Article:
Although this book (Homayoun’s third on teens and organization) is targeted at parents/educators it also offers useful information and strategies for teens to implement on their own. As a librarian and social media user myself I learned a lot both for working with kids and teens and for my own practices.

The first three chapters of the book introduce social media as an ever-changing phenomenon and some of the bigger players in social media sites for young people. Homayoun also looks at how social media use affects teens and tweens and offers some compelling statistics and facts on how social media is changing sleep patterns, empathy, and other habits for frequent users. Homayoun also offers a quick rundown of how the instant gratification and constant usage of social media can feed into teen development and promote negative traits and offer a warped sense of what is and is not acceptable.

The second half of the book offers organization strategies and successful anecdotes framed within Homayoun’s three-pronged strategy of socialization, self-regulation, and  safety designed to help tweens and teens not just use social media and devices less but also to use both more efficiently.

My main takeaway from this book is that choices matter and when it comes to digital use there is always a choice. It’s also important to remember that friends are not the same as followers/likes even if you might have some great friends that you only know digitally.

In my own life I was inspired after reading Social Media Wellness to take a hard look at what was and wasn’t working for me. I deleted accounts I no longer use, I left sites that brought me no joy (Pinterest), and I made sure I knew all of my accounts and their related information (and if any needed to be made more secure). I also took time to think about privacy settings and what I want to be available to my friends/followers (I will not be keeping an archive of my instagram stories for instance).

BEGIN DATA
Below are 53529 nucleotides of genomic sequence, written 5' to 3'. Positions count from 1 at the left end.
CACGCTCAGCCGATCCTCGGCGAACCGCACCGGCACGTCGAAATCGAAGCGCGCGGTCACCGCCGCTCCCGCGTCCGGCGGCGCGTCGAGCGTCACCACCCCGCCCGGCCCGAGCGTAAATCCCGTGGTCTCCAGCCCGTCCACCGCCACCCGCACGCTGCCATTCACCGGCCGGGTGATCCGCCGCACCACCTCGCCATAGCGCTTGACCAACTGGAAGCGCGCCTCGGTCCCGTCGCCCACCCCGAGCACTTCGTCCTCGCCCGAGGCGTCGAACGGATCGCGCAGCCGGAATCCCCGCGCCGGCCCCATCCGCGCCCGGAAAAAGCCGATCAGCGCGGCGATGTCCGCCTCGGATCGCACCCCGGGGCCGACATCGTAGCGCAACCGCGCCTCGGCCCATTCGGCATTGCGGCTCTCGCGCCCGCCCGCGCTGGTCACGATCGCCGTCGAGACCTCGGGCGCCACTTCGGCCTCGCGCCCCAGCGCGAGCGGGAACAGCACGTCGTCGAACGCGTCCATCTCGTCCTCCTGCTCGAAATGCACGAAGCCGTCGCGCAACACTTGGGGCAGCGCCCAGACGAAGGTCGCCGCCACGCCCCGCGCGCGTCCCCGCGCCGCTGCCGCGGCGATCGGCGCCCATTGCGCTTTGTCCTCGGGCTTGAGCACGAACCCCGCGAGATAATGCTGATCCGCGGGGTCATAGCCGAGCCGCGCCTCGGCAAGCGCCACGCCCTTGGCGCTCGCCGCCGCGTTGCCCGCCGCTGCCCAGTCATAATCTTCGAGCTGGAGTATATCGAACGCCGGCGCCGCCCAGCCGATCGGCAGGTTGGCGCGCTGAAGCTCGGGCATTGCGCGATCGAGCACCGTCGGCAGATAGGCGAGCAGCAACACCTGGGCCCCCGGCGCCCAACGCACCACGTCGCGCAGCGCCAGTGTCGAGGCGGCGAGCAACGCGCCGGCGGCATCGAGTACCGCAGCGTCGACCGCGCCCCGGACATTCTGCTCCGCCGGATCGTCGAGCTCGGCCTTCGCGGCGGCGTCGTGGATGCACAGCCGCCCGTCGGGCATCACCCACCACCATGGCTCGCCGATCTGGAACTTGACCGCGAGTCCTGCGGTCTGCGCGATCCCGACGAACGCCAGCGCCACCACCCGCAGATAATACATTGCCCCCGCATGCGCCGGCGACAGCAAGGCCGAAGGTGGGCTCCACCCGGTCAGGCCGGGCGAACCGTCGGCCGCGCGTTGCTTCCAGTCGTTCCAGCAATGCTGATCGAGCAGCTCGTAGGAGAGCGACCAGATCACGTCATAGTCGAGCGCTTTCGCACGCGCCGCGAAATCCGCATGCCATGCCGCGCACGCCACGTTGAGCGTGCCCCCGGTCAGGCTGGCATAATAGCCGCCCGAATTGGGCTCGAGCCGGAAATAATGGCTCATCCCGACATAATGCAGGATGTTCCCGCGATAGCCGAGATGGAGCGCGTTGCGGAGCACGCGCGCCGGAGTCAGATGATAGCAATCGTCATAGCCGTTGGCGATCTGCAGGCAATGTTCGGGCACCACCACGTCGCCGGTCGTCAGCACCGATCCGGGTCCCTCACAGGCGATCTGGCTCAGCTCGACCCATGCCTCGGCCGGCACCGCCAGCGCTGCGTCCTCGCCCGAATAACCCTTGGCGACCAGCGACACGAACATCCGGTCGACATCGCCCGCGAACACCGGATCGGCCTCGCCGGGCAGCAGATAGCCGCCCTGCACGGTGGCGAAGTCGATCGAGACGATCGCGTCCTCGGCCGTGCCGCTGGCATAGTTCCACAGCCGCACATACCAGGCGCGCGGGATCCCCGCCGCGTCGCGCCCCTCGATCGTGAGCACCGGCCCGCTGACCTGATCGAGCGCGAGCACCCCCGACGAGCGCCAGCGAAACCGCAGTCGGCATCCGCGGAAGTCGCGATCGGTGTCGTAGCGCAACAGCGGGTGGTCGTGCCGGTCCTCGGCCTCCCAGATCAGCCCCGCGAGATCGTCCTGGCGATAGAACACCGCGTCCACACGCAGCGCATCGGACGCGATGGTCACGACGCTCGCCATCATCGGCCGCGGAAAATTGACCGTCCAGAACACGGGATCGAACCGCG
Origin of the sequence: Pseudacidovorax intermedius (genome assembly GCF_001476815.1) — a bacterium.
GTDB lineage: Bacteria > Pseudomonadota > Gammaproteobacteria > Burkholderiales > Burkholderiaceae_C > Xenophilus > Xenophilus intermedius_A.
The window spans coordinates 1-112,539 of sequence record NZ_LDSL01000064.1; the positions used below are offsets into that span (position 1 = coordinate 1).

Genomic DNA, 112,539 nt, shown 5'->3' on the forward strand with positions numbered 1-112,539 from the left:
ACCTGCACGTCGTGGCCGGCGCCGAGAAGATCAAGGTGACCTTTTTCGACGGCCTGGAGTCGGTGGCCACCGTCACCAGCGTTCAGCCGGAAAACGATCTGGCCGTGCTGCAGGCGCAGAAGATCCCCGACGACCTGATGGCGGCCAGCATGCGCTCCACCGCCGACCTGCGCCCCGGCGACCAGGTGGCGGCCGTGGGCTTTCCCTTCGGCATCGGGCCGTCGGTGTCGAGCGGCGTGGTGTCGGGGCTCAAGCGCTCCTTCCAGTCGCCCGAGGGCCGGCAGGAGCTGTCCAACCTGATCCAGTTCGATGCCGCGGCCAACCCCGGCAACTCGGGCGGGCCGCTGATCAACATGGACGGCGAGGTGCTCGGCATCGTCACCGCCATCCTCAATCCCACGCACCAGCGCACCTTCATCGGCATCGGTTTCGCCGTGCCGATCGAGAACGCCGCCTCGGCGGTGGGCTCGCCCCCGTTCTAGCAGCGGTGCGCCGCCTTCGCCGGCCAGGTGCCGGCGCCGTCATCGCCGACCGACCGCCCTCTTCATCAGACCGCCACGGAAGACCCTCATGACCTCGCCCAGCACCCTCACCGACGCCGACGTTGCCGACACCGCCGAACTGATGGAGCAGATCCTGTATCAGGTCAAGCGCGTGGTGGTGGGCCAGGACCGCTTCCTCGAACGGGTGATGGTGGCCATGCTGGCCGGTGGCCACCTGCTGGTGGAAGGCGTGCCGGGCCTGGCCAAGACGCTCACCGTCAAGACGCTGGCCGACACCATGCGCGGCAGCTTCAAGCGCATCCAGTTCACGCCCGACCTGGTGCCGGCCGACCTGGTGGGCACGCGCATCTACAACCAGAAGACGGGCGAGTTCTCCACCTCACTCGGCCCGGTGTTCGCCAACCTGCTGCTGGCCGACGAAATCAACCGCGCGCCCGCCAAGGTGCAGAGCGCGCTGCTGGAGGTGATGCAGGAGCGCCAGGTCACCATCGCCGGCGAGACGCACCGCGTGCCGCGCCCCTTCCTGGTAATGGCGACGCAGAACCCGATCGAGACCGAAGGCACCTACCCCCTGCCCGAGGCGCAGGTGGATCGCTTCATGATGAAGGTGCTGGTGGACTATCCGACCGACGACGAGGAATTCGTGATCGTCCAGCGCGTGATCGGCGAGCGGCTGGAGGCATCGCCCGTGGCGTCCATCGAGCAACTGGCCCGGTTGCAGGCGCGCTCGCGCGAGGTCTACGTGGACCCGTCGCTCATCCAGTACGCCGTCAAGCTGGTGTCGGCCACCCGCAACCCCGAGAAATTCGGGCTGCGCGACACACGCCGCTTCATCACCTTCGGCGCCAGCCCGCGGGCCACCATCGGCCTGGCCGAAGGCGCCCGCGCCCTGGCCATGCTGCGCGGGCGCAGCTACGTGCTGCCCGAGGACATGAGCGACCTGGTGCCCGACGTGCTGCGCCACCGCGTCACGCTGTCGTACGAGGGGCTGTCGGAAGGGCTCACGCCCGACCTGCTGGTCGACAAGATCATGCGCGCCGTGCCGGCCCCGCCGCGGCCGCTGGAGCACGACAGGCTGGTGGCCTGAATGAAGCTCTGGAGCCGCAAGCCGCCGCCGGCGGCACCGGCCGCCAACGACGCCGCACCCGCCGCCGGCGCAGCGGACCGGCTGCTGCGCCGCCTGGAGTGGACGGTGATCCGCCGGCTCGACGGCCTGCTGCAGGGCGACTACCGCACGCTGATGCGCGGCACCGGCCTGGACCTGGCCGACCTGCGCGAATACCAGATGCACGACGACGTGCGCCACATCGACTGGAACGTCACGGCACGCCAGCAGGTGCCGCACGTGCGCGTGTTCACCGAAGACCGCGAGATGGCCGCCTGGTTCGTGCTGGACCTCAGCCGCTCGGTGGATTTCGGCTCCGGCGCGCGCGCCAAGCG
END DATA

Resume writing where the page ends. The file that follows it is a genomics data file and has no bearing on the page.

Something else that really clicked with me was the idea that social media encourages an “always on” mentality and what that means for anyone using them. It’s exhausting! After reading about this repeatedly in Homayoun’s book and realizing how much I was plugged in I decided it was time to remove my work email/messaging from my phone. I don’t have a job with urgent deadlines and I don’t have to take work home. There’s no reason for me to be plugged in all the time and replying all the time when it will keep until business hours. While I still start my personal and work days checking sites and emails, I try to avoid ending the day in that way and instead try to unplug and either watch TV with my mom or just read before bed instead.

Homayoun also suggests readers try the Pomodoro Technique for monotasking (because multi-tasking never works, especially when it includes checking texts or likes) which has been incredibly helpful for parceling out my own day-to-day tasks and using apps like Moment to monitor phone usage (I tried this right when my compute died which totally skewed the data and I need to try it again now) and also Forest to encourage less phone use. (I’ve also been using Forest as my timer for the Pomodoro modules.)

What I really like about Social Media Wellness is that it offers factual information to back up claims along with a variety of strategies which allow readers to take what works for them and leave the rest. A lot of this is common sense–especially for readers who are already “plugged in” when it comes to social media and digital devices–but the calm and measured approach makes even the simplest changes feel empowering and proves that even small changes can make a huge difference. A must-read in this increasingly digital age.